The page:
“Right.” She placed a bid and someone topped it. When I hissed again, she placed another, of four hundred dollars. A young brunette topped it, another bid came in, then the brunette topped that one. Amarjeet said, “Kimberly, don’t bid again. That woman’s determined. It’s not worth going high enough to win.”

“You’re right. Sorry, Jade, this isn’t your guy.” Her giggle told me she, too, was tipsy.

After another few bachelors, it was the doctor. “Bid on this one,” I reminded Kimberly.

“Have you thought seriously about his job?”

“He’s a family practitioner. What’s not to like?”

“He spends a lot of time peering up women’s vaginas,” Kimberly said, loudly enough that we both hushed her.

“It’s his job,” I said.

“But isn’t it kind of creepy?” She gave an exaggerated grimace. “Wouldn’t you feel weird, going to bed with him after he’d spent his day doing that?”

Surely doctors viewed the female bodies they saw at work in an objective, professional way. And the female body in their personal life in a completely different manner. Didn’t they?

“I heard a talk show the other day,” Kimberly said, “where some doctors said they couldn’t do gynecology or general practice because the vagina thing made them uncomfortable.”

“Well, he’s obviously not one of them.”

“No, but –”

“Moot point,” Amarjeet said, sounding almost smug. “While you two were arguing, someone else bought him.”

“Damn.” I shifted anxiously as the winner claimed a hug from the doctor. How could I have lost out on three men? “I’m down to just the civil rights lawyer. Kimberley, you have to win him.” He was an excellent candidate. Sure, I hadn’t felt enthusiastic when I’d seen him on stage, but that was only because the firefighter had me so fired up. Speaking of whom, he’d been up after the doctor . . .

And there was Quinn O’Malley, strolling across the stage with his distinctive brand of male confidence and grace.

“I wonder what the woman who wins him will make him do?” Amarjeet asked with a wicked, slightly drunken grin.

“Put out her fire?” Kimberly joked, her voice too loud again. Three drinks were obviously too much for us when all we’d eaten were a few tiny appies.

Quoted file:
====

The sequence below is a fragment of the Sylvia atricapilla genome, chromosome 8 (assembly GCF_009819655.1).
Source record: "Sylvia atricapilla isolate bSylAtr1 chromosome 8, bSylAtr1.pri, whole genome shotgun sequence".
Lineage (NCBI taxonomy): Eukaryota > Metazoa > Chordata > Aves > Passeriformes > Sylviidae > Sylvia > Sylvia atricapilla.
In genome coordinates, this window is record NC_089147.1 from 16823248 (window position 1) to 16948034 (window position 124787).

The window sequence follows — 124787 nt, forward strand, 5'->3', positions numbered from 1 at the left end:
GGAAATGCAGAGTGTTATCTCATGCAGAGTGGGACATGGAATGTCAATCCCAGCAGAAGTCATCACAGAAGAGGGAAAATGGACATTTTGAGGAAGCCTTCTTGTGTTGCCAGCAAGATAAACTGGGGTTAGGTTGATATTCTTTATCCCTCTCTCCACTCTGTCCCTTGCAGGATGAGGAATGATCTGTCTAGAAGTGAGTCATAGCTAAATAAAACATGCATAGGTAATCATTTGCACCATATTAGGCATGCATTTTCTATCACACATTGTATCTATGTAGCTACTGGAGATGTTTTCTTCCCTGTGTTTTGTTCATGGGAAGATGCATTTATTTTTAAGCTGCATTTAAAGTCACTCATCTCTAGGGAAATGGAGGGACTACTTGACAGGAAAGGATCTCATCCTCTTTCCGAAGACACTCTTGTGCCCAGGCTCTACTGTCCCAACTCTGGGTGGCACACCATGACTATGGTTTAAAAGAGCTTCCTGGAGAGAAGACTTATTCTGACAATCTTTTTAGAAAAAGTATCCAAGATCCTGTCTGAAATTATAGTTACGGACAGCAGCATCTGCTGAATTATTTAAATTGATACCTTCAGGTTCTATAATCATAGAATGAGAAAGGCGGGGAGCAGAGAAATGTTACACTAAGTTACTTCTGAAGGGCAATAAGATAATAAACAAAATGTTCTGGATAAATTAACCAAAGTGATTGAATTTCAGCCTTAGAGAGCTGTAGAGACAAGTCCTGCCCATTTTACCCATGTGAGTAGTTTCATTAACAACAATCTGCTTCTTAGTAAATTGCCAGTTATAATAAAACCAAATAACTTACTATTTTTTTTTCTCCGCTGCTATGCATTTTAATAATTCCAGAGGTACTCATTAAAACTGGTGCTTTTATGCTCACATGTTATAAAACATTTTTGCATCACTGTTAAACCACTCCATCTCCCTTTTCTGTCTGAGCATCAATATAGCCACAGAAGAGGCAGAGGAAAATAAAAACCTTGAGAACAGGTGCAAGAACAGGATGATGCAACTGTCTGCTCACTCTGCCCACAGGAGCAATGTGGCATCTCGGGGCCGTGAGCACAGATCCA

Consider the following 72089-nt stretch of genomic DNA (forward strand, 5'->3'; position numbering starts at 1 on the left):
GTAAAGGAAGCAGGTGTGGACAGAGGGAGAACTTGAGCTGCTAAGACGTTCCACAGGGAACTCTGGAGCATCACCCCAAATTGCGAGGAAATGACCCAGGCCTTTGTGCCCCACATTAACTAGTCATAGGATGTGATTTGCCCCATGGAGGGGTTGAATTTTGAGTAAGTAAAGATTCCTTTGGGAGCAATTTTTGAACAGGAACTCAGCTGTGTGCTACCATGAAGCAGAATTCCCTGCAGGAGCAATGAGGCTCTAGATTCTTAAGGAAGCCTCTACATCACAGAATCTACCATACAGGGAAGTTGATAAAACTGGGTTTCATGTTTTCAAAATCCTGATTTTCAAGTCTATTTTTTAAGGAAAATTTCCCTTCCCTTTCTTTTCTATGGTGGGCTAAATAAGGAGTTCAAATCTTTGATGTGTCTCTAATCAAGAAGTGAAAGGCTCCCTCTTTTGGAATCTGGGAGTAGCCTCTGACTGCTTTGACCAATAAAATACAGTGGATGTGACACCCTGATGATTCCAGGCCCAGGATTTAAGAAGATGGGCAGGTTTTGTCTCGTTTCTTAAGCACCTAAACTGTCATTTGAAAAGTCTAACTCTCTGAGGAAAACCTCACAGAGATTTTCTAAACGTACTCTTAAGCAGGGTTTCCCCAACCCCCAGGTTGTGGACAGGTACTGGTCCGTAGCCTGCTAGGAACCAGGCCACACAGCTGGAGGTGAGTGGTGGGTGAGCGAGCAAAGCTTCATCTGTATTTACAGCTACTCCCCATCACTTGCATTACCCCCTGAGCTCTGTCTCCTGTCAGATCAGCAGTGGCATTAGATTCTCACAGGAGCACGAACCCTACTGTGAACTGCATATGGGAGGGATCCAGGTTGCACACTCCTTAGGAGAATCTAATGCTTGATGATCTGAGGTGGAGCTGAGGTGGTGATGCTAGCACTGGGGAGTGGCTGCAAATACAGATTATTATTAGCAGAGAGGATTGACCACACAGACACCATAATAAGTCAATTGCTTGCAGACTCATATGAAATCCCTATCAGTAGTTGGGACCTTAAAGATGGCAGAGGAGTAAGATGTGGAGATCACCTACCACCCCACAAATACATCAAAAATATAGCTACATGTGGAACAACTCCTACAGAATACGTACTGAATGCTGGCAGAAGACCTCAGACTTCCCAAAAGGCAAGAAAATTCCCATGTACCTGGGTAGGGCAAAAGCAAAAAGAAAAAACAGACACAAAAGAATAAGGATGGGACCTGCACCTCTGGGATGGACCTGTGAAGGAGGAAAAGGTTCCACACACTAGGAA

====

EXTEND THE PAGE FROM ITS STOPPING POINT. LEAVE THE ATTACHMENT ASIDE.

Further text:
The firefighter had left his axe behind and stood easily, legs slightly apart, hands clasped behind his back. The posture emphasized his muscular chest and shoulders. Easy to imagine him hefting a woman in his arms, toting her out of a burning building and down one of those long, swaying ladders. Placing her on the ground, breathing air into her parched lungs as his sexy lips caressed hers. As, under his deft touch, her body came to life. To aroused, passionate life.

He glanced around the audience, a half-smile on his lips, seeming unworried about who would win him and what she’d ask him to do. Vaguely I was aware of women bidding, of Amarjeet whispering to Kimberly, but the man on stage was so fantasy-worthy that I barely noticed until a new voice joined the bidding. A voice I recognized.

I dragged my eyes off Quinn O’Malley to glare at Kimberly. “What are you doing?”

Amarjeet said, “You only had one man left on your list, and he’s near the end. Women will be getting desperate, bids will be higher. You might not get that lawyer.”

“But I don’t want this guy.” I stared back at the stage. Quinn O’Malley was watching us. Our gazes connected and I felt a zap of energy. Sexual energy.

Kimberly giggled. “That’s not what your body language says. You’re leaning forward like you want to leap out of your seat and jump him.”

Quickly I sat back, breaking that compelling eye connection, and tried to regain my sanity. “My body language is irrelevant.”

“He’s a hero. And he’s hot,” Amarjeet said as Kimberly placed another bid.

“For sure! But I want someone more conventional. White collar job, good looking but not so –”

“Freaking gorgeous?” Kimberly put in.


“Well, that’s too bad.” She waved her hand in the air.

A moment later the emcee’s gavel fell and Kimberly said triumphantly, “Because this is the guy you’re getting.”